Woman in New Zealand

Being a Woman in New Zealand

There’s a lot of good news when it comes to being a woman in New Zealand. Generally, women are educated, well treated, and respected in New Zealand. But the picture isn’t all rosy. They face the same challenges as women in the US and Canada with compromises to their careers as primary caregivers and the pervasive danger of violence against women.

Aerial view of a southern Thai island.

Geography and Climate of Thailand

Moving to Thailand means not only getting used to a whole new set of rules and social customs, it means navigating an entirely new physical country too. While a general overview of the lay of the land is helpful for a traveler, for an expat, it’s one of the keys to a successful life.

A pair of transgendered performers greet visitors.

Gender Roles in Thailand

Thailand is a traditional but increasingly progressive society when it comes to gender roles. Women are actively involved in what some might consider ‘men’s work’, but they’re also usually primary caregivers in the family. Additionally, Thailand has an extremely progressive and tolerant view toward homosexuality, and it may be one of the most open societies in the world when it comes to transsexuality. Despite this, Thai women and anyone identifying as LGBT face the same issues as their counterparts all over the world.

A game of cricket in Auckland, New Zealand. Photo © Aloysius Patrimonio/123rf.

Talking Cricket in New Zealand

To most North Americans, the rules of cricket are rather mysterious. After all, a single match can last for five days! But playing can be good fun, and even watching might enthrall you after you’ve figured out how it all works. Here’s a brief overview that may help you follow the conversation in the local pub.

A new building at Srinakarin hospital in Khon Kaen,Thailand.

Health Care in Thailand

Health care in Thailand is generally good and inexpensive. In fact, people from all over the world come here for everything from routine plastic surgery to fertility treatments. The nicest private hospitals in Bangkok look more like five-star hotels than health care facilities, and doctors often speak three or four languages. Public hospitals are sufficient for many issues but are not always staffed with nurses and doctors that you will be able to communicate with.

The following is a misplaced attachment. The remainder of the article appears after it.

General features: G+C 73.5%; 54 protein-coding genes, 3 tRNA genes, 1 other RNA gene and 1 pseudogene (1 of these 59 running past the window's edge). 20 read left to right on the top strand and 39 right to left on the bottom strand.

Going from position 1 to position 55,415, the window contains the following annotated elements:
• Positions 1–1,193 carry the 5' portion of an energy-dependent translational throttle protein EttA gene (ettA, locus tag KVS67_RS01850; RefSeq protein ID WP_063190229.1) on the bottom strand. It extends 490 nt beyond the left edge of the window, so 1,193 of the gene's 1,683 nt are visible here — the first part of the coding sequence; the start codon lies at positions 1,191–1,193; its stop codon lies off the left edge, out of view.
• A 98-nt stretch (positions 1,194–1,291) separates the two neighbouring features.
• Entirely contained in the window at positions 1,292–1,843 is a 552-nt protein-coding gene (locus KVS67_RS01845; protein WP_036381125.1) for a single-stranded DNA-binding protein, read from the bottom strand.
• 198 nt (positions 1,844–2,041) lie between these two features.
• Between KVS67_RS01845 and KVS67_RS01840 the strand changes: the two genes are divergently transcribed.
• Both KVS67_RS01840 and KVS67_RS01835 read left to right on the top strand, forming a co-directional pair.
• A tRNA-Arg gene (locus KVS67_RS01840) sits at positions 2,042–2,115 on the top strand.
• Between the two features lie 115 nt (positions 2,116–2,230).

Thousands rally for action on climate change around New Zealand. Photo © Rafael Ben-Ari/123rf.

New Zealand’s Social Climate

New Zealanders are generally a good-natured bunch. They enjoy a climate of social tolerance and political stability, but they also enjoy a good debate and love to complain about their elected leaders as much as the rest of us. Kiwis see themselves as proud underdogs and good global citizens, generally lean left and liberal, and have a healthy sense of humor when it comes to their country and their culture.

A cargo ship with working crane bridge in a Bangkok shipyard at dusk.

Moving Your Belongings to Thailand

Thailand has nearly everything you’ll need to set up a comfortable home, so it really is feasible just to pack a couple of suitcases with the clothing, documents, and books you’ll need and get everything else while you’re here. If there are things you need to ship, author Suzanne Nam has advice about costs, timeframes, customs, tax exemptions, and tips on common items to consider packing or shipping that are either unavailable or very expensive in Thailand.

Clouds over the mountains near Queenstown in New Zealand. Photo © Dmitry Pichugin/123rf.

Weather and Climate in New Zealand

Parts of New Zealand boast that they can offer “four seasons in one day.” That may sound a little daunting, but for the most part New Zealand weather is temperate and influenced mainly by the ocean air currents and the mountains. And since New Zealand is in the Southern Hemisphere, spring goes from September to November, summer from December to February, autumn from March to May and winter from June to August.

A row of kneeling statues with their hands in the wai pose.

Conduct and Etiquette in Thailand

Thais are generally an extremely friendly, social, and curious people. A mai pen rai attitude, which loosely translates as “no worries,” pervades casual social interactions. That said, failing to observe certain key social customs may offend. Take the time to familiarize yourself with the wai, daily conduct and etiquette, and how to properly address everyone from coworkers to shop clerks.

A typical small town house in rural New Zealand. Photo © Gina Smith/123rf.

Buying Property in New Zealand

Buying property in New Zealand is a big investment. While the process itself isn’t much more or less complicated than elsewhere, there are a handful of unique considerations to be made. Here are explanations of leaky liability, cross-leases, and common terms used in reference to housing and real estate.